That. in turn, can create ponds in alleys and on neighboring properties. The watershed district does have regulations requiring builders to create rain gardens or install infiltration systems that will drain water more slowly and avoid pooling. If so, why is the flooding still occurring? Meehan speculates that the city’s aging sewer system might not have the capacity to handle all the runoff.
Some developers, Palmisano says, have created problems by digging foundations too deep. On a couple of occasions, the undermining causes a neighbor’s driveway or house to sink or tilt.
Of course, Minneapolis has regulations to prevent some of the problems. Developers are not supposed to obstruct the sidewalks; dumpsters and latrines belong in yards and not on the boulevards. But some builders have flouted the restrictions. The rebuild shown above logged seven violations, among them a leaking porta-potty in front (double ew!); a dumpster blocking the handicap parking spot used by the next-door neighbor; and water pooling in the alleys, creating skating rinks in the polar vortex weather. Also, the house did not conform to the plan filed with the application for a permit. Apparently, the windows do not meet the building code. The city, according to Kress, has issued a stop-work order; however, when I passed by, workers were busy on the site.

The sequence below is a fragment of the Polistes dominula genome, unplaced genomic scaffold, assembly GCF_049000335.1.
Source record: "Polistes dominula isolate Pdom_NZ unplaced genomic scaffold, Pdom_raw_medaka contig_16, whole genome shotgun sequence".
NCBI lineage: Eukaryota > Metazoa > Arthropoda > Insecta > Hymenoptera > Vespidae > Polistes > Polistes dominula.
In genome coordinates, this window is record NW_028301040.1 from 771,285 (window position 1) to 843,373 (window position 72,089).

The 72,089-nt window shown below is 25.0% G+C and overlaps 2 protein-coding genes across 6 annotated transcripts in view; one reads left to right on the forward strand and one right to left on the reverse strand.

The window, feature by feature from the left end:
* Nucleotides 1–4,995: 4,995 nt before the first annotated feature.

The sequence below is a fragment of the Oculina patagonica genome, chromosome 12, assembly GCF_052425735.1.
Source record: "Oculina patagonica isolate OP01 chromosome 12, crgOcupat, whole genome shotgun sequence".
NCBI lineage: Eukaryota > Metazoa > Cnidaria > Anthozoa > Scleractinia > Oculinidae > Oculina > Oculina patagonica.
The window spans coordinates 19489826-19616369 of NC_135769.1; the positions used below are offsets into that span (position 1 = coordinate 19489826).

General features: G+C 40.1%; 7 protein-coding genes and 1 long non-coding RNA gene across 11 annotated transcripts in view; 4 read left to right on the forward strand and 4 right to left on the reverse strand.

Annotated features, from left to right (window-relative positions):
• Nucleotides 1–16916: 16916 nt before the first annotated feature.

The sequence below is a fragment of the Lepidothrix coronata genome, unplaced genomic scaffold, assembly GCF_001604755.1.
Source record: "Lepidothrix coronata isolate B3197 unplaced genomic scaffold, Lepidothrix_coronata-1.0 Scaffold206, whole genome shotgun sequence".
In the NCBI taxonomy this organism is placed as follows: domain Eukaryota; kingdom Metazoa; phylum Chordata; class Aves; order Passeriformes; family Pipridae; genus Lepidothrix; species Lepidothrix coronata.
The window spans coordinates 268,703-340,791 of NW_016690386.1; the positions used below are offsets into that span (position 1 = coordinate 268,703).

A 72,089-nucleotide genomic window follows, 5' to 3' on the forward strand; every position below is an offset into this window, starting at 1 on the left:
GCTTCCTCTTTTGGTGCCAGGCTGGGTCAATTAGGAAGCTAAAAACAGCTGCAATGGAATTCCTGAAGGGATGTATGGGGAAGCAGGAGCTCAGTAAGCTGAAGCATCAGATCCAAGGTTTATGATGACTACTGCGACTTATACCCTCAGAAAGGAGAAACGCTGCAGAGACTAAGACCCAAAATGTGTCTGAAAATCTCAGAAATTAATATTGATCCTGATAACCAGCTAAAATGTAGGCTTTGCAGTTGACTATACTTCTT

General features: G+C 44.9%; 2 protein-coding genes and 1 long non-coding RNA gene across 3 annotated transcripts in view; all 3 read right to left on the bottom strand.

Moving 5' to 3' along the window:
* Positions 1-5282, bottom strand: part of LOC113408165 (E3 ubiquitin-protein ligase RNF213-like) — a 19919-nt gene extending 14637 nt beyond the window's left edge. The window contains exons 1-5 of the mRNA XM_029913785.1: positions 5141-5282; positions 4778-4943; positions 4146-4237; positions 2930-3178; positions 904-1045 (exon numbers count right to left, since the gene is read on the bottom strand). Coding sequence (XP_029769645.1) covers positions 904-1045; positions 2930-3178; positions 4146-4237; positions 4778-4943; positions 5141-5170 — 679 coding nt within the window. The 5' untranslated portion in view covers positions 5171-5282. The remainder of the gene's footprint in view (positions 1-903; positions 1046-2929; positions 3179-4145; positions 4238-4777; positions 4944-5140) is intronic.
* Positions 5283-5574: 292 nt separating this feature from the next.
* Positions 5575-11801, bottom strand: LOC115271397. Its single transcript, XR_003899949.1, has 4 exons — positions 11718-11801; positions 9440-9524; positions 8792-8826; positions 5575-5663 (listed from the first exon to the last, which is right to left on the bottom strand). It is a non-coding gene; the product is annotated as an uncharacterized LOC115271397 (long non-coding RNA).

In another case, the builder raised the foundation so high that the house violated the floor area ratio. (That’s the amount of square footage allowed for a particular lot size.) While none of these infringements rank as major crimes, they certainly shouldn’t be happening.
All that stuff has to make you sympathetic to backers of the moratorium. But Palmisano has concerns that go beyond what she calls “construction management” and water drainage. While she says she’s not against the teardowns, she’s worried that the neighborhood could turn into an enclave for the 1 percent, or the 10 percent, anyway. The in-fill development is removing houses that schoolteachers and cops can afford. And, the elderly feel pushed out — and in fact may be pushed out as property taxes rise with the neighborhood’s fortunes.